Graphic Novelist Ethan Young, best known for Nanjing: The Burning City, has created a new book for children about how we interact with others emotionally. Entitled Space Bear, this wordless graphic novel takes readers on a journey filled with action and odd characters from another world. The writer/illustrator uses colorful artwork and visual storytelling successfully, providing a story that shows how our negative emotions can be overcome with a little help.
Bear astronaut Pilgrim Finch has crashed landed on an unknown planet. He discovers various creatures, delicious food, and stone monuments that depict the history of this weird world. There are also dark shadows with red eyes and mouths who infest any living being who is feeling negative emotion, especially angry and pain. Pilgrim tries to evade these beings but they pop up everywhere. The only thing that can keep them away are positive emotions, such as bravery, compassion, and love. But can he keep a level head when trouble follows him everywhere?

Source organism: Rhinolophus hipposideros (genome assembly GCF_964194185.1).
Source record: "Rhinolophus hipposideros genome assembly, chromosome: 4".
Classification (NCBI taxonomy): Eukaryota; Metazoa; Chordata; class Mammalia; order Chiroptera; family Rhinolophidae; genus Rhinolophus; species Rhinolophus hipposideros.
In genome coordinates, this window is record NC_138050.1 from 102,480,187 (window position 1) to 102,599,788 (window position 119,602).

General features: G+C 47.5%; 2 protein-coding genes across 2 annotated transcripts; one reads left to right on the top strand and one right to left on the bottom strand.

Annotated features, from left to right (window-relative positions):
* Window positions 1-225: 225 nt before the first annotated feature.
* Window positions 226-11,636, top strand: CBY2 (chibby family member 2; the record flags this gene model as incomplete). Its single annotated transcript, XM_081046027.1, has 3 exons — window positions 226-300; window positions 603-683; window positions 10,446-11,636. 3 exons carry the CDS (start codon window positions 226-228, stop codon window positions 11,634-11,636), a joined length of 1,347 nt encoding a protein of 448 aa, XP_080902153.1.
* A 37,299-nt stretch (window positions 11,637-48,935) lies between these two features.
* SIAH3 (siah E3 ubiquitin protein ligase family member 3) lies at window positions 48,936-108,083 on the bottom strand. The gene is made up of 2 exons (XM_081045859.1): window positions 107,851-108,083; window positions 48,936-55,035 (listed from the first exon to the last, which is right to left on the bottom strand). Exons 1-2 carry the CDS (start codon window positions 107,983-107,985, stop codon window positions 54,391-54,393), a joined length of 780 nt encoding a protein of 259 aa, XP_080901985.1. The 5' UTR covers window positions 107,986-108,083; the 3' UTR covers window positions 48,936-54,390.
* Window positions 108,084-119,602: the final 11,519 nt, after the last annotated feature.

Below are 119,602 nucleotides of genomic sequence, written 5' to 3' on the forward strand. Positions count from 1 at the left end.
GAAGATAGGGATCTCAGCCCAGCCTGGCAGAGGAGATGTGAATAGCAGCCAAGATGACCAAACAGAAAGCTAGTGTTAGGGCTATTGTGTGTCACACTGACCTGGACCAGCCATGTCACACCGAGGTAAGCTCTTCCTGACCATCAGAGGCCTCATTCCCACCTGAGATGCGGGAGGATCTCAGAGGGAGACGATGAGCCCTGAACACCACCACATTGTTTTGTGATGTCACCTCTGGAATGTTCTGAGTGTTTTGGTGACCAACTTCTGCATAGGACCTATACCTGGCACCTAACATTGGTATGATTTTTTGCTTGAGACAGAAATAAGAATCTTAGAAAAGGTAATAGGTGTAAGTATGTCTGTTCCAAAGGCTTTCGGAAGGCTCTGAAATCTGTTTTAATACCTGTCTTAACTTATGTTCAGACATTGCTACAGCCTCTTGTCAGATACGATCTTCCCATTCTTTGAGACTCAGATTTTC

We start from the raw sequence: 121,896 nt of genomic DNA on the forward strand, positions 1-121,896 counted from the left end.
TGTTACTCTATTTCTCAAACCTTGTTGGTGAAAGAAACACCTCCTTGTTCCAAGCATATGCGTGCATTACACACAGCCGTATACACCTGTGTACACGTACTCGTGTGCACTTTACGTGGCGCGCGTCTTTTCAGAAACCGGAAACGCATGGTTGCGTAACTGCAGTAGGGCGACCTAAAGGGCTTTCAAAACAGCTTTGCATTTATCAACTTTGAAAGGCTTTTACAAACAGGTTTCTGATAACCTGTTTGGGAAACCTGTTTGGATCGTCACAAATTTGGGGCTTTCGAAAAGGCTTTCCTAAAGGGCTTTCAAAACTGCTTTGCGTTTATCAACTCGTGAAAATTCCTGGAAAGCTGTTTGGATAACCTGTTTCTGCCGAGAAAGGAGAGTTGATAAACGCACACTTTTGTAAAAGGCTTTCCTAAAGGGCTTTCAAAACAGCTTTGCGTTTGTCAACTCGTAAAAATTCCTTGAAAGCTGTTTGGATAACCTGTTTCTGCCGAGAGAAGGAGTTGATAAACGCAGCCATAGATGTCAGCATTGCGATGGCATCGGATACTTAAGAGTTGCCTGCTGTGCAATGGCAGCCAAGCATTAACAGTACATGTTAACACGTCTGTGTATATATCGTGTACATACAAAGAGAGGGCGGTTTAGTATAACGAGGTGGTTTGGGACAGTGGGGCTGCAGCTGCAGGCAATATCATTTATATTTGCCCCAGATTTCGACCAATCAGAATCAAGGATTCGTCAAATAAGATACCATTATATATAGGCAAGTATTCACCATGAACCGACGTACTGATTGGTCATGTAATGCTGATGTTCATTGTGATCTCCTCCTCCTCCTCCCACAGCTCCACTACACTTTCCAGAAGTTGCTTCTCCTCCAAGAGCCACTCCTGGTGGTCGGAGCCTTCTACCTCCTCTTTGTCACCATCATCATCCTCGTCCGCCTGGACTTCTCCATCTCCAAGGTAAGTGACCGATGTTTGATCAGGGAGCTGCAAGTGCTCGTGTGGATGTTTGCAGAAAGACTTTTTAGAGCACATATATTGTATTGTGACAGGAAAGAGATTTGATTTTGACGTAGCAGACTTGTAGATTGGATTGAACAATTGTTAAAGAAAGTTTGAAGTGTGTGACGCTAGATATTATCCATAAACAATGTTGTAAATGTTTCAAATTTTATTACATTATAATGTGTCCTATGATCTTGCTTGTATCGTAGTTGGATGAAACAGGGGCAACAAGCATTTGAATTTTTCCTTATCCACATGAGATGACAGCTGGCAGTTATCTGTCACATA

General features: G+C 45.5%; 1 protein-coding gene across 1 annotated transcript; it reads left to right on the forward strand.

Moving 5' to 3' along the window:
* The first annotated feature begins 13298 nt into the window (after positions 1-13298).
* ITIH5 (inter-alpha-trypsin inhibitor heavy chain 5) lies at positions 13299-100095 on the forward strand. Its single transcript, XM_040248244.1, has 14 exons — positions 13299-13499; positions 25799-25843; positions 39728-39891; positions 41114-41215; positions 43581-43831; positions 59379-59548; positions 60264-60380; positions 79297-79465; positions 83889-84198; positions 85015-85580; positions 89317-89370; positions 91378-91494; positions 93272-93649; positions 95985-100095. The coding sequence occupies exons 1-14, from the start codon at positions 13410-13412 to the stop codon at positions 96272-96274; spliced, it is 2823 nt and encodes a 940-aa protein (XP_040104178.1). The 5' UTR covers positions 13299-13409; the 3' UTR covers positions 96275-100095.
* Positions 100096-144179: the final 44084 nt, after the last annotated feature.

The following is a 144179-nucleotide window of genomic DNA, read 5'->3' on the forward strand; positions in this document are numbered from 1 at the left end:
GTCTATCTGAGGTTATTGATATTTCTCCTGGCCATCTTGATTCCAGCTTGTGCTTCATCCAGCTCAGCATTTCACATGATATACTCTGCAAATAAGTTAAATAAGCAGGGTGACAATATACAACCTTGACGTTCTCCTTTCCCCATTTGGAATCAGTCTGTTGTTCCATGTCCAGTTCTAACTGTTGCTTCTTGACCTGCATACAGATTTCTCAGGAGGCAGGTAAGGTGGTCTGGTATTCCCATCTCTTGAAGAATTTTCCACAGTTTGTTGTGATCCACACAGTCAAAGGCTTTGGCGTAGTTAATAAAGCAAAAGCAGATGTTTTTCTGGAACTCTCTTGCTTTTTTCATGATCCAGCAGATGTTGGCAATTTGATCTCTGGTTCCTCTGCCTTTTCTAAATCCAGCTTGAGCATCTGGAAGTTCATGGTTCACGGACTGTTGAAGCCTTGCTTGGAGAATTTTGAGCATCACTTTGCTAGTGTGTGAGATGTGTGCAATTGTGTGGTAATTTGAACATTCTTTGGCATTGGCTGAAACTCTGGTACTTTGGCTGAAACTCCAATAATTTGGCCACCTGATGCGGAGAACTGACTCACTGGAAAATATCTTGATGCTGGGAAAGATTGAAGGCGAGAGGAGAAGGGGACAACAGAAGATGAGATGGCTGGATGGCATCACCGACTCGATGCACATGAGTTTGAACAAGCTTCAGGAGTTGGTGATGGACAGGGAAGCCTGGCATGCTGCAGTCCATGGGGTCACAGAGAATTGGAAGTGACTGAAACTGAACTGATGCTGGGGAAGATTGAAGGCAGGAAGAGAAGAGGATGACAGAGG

Young’s story of compassion and pain is told very well as a wordless graphic novel. Colors and symbols are used to depict the extreme emotion the characters are expressing, such as red for anger and blue for bravery. The rest of the color palette is a mixture of pink, blue and purple hues with some shadows as evening draws near in the story. Besides our bear main character, the rest of the cast are alien like beings that could pass for hybrids of various animals, such as cats, birds, raccoons, and monkeys. The expressions and body language of each character are visibly shown, allowing the reader to understand their emotions and actions. Thought bubbles are shown when characters need to openly communicate with each other but instead of text, readers are shown an image or a symbol that represents the discussion taking place.
Young’s Space Bear will touch readers hearts and provide them with a visual understanding on how our emotions effect ourselves and others. It is a wonderful tale that does not rely on spoken words. Public and school librarians will want to add this title to their collection, especially if they know of any children in grades 4th-6th who enjoy reading wordless graphic novels.
By Ethan Young
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NFNT Age Recommendation: Middle Grade (7-11)